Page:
Small Unmanned Aircraft Systems (UAS) – also known as drones – are growing in popularity both as a hobby and for business purposes. Businesses (think Amazon Prime Air) and industries (such as agriculture) are finding useful ways to utilize drones, and hobbyists are capturing incredible video and pictures. But, as many recent news reports have shown, improper use of drones can cause safety and privacy concerns. Earlier this month, hobby drones over a wildfire prevented firefighters from sending out helicopters with water buckets for up to 20 minutes.
The Federal Aviation Administration (FAA) is currently working on finalizing Small UAS rules, but that isn’t expected until the end of 2016. In the meantime, there are regulations and safety guidelines that drone users – personal, business and public entities – are expected to follow. The FAA has partnered with several associations to create Know Before You Fly, a campaign designed to promote the safe use of UAS, where more information can be found.
Recreational (Personal) Users
- What is a Recreational User? A recreational user is someone who uses the drone for personal interest and enjoyment. For example, a person uses the drone to take photographs. However, if a person tries to sell the photographs it is considered commercial use. People should check with the FAA on what is considered recreational use.
- Safety Guidelines. Know Before You Fly has put together a complete list of safety guidelines for recreational Small UAS users.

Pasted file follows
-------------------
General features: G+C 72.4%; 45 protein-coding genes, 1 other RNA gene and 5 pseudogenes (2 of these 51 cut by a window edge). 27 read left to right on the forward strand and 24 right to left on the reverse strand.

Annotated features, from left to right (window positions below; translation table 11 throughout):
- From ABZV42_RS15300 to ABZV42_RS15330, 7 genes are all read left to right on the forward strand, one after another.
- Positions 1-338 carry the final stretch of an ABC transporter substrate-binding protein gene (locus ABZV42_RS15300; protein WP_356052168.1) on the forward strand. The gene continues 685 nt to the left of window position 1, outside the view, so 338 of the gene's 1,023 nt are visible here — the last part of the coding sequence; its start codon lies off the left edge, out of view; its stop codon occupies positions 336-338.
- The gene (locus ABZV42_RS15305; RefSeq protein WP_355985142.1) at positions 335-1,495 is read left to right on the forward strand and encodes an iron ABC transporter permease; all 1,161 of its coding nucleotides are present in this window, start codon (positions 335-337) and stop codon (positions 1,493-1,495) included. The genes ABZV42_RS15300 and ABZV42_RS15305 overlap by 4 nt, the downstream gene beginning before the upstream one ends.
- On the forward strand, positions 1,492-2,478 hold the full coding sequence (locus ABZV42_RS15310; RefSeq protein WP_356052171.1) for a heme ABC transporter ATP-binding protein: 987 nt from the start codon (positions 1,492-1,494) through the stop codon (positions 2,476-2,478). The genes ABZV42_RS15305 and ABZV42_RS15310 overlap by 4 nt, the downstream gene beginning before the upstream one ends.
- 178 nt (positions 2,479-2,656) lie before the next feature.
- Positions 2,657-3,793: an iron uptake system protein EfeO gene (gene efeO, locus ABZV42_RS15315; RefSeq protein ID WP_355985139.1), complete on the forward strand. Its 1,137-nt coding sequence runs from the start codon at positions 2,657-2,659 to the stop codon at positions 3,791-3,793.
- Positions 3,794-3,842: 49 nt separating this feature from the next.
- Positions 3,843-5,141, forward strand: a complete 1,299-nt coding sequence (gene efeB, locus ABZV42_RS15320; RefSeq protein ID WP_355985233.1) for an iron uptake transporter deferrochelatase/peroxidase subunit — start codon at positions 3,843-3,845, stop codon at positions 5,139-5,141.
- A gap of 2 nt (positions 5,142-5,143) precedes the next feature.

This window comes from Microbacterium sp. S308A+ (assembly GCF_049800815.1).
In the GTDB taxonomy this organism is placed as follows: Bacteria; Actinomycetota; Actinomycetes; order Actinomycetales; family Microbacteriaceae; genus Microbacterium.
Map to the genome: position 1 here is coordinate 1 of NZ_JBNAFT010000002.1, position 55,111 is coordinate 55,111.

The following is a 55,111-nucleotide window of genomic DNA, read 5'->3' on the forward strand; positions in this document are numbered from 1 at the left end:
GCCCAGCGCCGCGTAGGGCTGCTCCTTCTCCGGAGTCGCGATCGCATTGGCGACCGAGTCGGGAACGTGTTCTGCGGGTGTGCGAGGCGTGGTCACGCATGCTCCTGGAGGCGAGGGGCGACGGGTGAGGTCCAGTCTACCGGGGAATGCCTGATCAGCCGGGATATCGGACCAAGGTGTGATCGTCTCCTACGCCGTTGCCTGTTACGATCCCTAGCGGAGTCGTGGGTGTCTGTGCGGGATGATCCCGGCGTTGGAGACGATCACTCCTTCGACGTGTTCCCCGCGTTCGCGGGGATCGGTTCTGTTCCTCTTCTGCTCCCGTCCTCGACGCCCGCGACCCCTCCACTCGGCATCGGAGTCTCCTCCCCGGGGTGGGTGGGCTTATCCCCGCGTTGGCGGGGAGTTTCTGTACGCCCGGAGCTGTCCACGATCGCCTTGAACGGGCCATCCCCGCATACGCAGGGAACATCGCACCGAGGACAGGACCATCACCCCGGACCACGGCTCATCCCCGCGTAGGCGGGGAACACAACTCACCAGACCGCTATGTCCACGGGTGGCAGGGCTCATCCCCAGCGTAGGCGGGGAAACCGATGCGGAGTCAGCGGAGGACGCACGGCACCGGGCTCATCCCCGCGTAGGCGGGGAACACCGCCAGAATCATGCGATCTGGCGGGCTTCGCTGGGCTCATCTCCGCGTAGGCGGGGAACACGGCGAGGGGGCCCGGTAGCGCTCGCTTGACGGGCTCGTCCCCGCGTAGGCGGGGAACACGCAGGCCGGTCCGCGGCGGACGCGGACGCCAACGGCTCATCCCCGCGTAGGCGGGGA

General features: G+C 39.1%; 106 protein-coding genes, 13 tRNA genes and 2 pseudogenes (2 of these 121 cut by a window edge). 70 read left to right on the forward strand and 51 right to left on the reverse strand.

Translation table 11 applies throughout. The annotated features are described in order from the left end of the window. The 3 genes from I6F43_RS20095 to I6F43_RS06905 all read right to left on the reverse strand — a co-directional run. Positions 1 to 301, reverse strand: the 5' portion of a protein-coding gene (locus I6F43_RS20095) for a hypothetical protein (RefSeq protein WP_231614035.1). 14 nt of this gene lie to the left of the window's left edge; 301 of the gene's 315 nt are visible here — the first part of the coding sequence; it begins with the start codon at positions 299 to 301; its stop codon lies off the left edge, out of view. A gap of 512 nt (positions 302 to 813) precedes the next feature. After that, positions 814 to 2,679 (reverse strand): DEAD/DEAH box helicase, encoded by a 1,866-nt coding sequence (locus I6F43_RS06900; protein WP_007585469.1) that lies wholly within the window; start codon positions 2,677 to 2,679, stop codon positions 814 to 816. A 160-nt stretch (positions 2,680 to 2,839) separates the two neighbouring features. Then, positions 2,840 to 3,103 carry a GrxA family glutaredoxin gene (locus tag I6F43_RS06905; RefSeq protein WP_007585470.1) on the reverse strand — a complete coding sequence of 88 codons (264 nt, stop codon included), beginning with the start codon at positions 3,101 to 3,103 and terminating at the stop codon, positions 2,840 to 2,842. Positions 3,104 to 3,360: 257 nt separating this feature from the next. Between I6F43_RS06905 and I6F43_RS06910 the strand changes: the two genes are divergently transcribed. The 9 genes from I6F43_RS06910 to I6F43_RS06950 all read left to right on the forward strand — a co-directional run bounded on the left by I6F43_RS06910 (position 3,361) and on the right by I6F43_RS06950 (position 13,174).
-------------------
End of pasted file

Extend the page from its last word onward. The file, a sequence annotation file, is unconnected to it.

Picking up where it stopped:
Business (Commercial) Users
- What is a Commercial Use? Any commercial use related to a business, including selling photos or videos, and providing contract or professional services (i.e., cinema photography for a film production or providing mapping or land surveying services).
- Authorization Needed. The FAA currently authorizes the use of UAS on a case-by-case basis. Check with the FAA to determine what constitutes a commercial use and the paperwork needed to be authorized.
- What is a Public Entity? A public entity includes state and federal agencies, law enforcement, fire departments, and public colleges and universities.
- Authorization Needed. A public entity must apply for a Certificate of Waiver or Authorization (COA) from the FAA. A COA can be applied for on the FAA Web site.
Drones are a constantly changing environment; more and more insurance companies are offering coverage. It is important to not only insure the drone itself, but also consider liability insurance in case a drone causes personal injury.
If you are thinking about purchasing a drone, contact Meyer Insurance and we can help you with your insurance needs.